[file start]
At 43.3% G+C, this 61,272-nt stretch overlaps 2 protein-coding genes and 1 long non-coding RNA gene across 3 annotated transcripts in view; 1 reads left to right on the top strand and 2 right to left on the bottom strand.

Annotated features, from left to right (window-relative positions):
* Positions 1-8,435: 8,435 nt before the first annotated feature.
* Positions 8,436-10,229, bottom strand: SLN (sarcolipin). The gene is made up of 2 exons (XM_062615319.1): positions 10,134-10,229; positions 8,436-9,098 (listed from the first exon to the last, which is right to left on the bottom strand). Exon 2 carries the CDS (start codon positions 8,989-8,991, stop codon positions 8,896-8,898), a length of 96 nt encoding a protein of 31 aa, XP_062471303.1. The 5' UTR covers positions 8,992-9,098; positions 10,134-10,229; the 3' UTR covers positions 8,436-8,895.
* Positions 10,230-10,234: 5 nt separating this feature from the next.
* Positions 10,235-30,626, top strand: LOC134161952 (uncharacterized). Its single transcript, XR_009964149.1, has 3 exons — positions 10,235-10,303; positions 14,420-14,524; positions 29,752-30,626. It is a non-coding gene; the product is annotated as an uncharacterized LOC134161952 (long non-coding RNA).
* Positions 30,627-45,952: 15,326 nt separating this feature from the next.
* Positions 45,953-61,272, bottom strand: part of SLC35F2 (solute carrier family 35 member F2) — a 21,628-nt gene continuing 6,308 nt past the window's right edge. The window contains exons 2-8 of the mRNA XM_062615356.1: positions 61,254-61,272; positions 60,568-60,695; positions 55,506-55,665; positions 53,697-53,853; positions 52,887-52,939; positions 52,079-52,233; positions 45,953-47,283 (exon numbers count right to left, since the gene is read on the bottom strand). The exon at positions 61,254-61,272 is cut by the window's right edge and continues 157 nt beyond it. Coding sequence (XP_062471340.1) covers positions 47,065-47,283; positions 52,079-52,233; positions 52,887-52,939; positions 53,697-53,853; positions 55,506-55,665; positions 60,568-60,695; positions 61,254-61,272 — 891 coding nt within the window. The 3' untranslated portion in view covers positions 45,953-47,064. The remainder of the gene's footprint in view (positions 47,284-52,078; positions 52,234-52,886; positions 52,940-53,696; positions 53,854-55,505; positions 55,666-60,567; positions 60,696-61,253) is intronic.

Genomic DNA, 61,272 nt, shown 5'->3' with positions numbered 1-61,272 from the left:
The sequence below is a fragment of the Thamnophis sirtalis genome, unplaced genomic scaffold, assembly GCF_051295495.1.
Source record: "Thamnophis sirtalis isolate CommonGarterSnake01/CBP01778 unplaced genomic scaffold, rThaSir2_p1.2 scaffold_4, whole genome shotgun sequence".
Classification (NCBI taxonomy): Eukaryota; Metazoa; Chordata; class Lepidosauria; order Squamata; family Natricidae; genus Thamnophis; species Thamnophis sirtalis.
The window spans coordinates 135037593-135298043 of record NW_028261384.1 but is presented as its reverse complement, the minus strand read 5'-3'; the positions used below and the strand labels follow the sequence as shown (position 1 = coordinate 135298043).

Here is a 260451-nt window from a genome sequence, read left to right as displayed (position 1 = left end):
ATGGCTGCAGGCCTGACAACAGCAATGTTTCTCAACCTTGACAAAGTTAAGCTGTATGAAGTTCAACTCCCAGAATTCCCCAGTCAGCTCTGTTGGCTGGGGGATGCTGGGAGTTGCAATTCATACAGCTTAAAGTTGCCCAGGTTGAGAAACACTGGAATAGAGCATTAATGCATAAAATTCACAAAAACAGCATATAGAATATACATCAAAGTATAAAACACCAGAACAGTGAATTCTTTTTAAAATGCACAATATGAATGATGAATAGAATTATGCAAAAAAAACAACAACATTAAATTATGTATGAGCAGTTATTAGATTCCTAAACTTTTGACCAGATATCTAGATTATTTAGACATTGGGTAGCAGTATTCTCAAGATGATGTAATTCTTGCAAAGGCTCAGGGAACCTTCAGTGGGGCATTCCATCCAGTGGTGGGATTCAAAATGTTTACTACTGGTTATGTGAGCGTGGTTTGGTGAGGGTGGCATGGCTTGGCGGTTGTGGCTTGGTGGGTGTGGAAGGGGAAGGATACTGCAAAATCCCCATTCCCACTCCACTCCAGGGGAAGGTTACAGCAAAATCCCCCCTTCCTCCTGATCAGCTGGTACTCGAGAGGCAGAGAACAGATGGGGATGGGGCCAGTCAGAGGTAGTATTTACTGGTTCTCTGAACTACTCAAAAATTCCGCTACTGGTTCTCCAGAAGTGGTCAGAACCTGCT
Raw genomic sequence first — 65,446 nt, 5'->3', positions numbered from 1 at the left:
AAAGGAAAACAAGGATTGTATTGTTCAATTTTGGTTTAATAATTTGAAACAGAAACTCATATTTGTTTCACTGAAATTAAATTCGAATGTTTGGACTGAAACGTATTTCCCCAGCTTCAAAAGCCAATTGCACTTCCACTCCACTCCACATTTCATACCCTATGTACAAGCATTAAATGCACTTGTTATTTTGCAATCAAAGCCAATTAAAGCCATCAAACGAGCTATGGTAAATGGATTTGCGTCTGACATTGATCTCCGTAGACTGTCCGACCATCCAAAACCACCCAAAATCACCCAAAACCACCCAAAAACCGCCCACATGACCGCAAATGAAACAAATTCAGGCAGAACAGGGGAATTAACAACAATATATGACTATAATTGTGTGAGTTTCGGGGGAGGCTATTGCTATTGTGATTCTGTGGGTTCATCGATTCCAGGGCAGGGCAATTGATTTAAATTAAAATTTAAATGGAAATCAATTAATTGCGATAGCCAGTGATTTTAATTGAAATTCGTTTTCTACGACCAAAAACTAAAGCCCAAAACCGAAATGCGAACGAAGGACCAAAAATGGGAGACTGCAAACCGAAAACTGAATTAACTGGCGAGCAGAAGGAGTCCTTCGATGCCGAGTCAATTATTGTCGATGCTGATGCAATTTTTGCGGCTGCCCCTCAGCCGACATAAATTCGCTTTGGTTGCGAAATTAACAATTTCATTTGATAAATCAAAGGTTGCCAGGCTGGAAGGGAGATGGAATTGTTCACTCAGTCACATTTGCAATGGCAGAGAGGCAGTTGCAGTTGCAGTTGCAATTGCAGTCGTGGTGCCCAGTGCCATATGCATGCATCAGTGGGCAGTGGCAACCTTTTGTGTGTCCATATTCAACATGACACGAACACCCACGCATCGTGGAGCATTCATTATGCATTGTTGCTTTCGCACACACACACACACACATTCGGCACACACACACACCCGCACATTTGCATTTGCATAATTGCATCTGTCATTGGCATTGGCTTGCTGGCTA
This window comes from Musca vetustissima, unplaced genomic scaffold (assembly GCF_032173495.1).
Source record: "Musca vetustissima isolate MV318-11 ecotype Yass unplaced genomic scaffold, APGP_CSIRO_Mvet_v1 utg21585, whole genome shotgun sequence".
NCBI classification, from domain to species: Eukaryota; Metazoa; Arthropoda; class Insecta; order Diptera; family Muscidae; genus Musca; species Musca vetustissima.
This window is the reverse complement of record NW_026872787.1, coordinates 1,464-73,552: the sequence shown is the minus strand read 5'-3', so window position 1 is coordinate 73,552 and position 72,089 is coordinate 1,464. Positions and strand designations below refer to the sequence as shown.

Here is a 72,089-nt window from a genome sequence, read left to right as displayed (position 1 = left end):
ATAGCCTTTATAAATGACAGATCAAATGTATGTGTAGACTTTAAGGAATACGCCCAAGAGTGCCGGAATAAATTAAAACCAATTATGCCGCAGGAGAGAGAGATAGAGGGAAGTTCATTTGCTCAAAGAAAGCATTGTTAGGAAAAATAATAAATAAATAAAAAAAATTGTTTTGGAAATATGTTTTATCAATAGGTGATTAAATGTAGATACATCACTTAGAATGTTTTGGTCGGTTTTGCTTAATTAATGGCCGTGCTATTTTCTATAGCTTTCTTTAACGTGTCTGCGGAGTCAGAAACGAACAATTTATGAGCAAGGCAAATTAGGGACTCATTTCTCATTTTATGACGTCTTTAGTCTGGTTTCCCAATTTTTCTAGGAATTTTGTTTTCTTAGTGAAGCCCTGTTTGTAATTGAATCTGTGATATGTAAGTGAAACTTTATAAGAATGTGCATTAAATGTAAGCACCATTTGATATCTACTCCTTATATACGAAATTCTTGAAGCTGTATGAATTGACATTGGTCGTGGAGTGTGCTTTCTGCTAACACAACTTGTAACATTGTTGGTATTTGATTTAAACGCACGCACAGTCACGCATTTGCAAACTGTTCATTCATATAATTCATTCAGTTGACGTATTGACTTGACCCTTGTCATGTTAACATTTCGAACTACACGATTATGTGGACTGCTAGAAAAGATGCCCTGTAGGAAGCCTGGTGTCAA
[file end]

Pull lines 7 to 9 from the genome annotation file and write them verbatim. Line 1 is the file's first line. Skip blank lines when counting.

* Positions 30,627-45,952: 15,326 nt separating this feature from the next.
* Positions 45,953-61,272, bottom strand: part of SLC35F2 (solute carrier family 35 member F2) — a 21,628-nt gene continuing 6,308 nt past the window's right edge. The window contains exons 2-8 of the mRNA XM_062615356.1: positions 61,254-61,272; positions 60,568-60,695; positions 55,506-55,665; positions 53,697-53,853; positions 52,887-52,939; positions 52,079-52,233; positions 45,953-47,283 (exon numbers count right to left, since the gene is read on the bottom strand). The exon at positions 61,254-61,272 is cut by the window's right edge and continues 157 nt beyond it. Coding sequence (XP_062471340.1) covers positions 47,065-47,283; positions 52,079-52,233; positions 52,887-52,939; positions 53,697-53,853; positions 55,506-55,665; positions 60,568-60,695; positions 61,254-61,272 — 891 coding nt within the window. The 3' untranslated portion in view covers positions 45,953-47,064. The remainder of the gene's footprint in view (positions 47,284-52,078; positions 52,234-52,886; positions 52,940-53,696; positions 53,854-55,505; positions 55,666-60,567; positions 60,696-61,253) is intronic.

Genomic DNA, 61,272 nt, shown 5'->3' with positions numbered 1-61,272 from the left: